Tuesday, January 31, 2012

New Jersey versus General Ripper

I realize that this is going to push me on wrong side of the angels, but really, folks, take a good hard look at the wheels before jumping on any bandwagon.
Even a stopped clock is right twice a year.
Yep, a reprint, but New Jersey's under attack by do-gooding, mean-welling folk who need to find a new hobby, 

A foreign substance is introduced into our precious bodily fluids without the knowledge of the individual. Certainly without any choice. That's the way your hard-core Commie works.

General Jack D. Ripper
Dr. Strangelove or: How I Learned to Stop Worrying and Love the Bomb

Ah, March madness.

I recently suggested that beer in moderation may be better for my health than milk. My first responder, Mr. Anonymous, lumped me together with "the anti-vaxxers, & anti-fluorides."

OK, I confess--I oppose fluoridation of my local water supplies.

Please read that carefully. I am not opposed to the use of medical grade fluoride applied by a dentist. I am not opposed to prescribing medical grade fluoride for use by a child so long as an adult in the home can carefully follow directions.

I do, however, oppose fluoridation of the water that comes out of my tap, especially if the fluoride used comes from industrial waste.

In regard to the use of fluosilicic (fluorosilicic) acid as a source of fluoride for fluoridation, this agency regards such use as an ideal environmental solution to a long-standing problem. By recovering by-product fluosilicic acid from fertilizer manufacturing, water and air pollution are minimized, and water utilities have a low-cost source of fluoride available to them.

Rebecca Hanmer, 1983
Deputy Assistant Administrator for Water, EPA, back then

I'm sure Ms. Hanmer is a decent person. She's the former director of the Chesapeake Bay Program, she's won the President’s Distinguished Federal Executive Award, and she's a wonderful advocate for clean water.

Still, she advocated putting industrial waste into my water supply. That's the way it was done a quarter century ago. That's the way it's done today.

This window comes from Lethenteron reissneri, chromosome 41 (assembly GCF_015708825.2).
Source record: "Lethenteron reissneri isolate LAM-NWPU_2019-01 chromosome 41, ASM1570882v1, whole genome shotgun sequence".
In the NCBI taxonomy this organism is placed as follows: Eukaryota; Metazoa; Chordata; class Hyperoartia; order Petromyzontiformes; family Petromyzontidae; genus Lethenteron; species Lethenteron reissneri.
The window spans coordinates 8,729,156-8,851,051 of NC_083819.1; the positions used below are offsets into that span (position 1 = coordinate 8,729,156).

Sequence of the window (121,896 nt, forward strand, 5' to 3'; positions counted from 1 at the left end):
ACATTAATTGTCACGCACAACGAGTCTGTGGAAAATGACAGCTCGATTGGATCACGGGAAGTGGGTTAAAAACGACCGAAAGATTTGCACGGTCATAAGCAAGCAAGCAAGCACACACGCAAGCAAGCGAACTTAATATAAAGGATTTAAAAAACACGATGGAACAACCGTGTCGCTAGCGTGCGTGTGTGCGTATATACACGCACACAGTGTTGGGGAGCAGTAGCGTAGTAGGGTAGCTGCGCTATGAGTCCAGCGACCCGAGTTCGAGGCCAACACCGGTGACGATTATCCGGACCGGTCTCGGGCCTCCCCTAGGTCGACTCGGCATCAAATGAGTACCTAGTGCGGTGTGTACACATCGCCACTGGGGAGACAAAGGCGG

Florida has a few lucrative industries, and not all of them are Mickey Mouse. Florida produces tons of phosphate fertilizer. It also produces tons of hazardous waste. Fluorosilicic acid, a mixture of waste products from pollution scrubbers used during the processing of phosphate fertilizer, is shipped all over the country.*

Yes, it's diluted over 100,000 times when used for fluoridation. Yes, it helps prevent dental cavities.

No, I don't want my government deliberately dumping toxic waste into my water supply.

No, really.

And it's not just because I own a tinfoil hat.

*Yes, you can buy this stuff--Lucier Chemical Industries will sell it to your town. Yes, it's Lucier, not Lucifer.


Kurt said...

This sounds similar to arguments opposing the production of potable water from sewer water using water treatment plants or claims that water from certain streams has special healing powers. Water is water, no matter its source, and fluoride ions are fluoride ions. We recycle metal and compost organic waste - why not reuse atoms, too?

Kurt said...

By the way, I really like your blog and the thoughtfulness of your comments to posters (such as in the "Mr. Anonymous" case) and your thoughts on teaching ("The children spray themselves with Axe, yet shy from the pond water and the mud brought in from outside."). Good stuff! I teach AP science classes, so I think I understand the frustration of content-driven courses.

doyle said...

Dear Kurt,

First, thanks for the warm words.

I agree water is water--and that's exactly what I'd like to see coming out of my tap.

And I agree ions are ions, but ions always come with partners.

I'd much rather drink a glass of 1% NaCl than 1% NaOH. The sodium's the same, true, but the other ion it's dancing with does give me pause.

The industrial waste fluoride has not been recycled to the USP grade fluoride you find in your toothpaste.

(I've written literally thousands of prescriptions for fluoride supplement--I'm not opposed to fluoride per se though even the rx kind has risks.)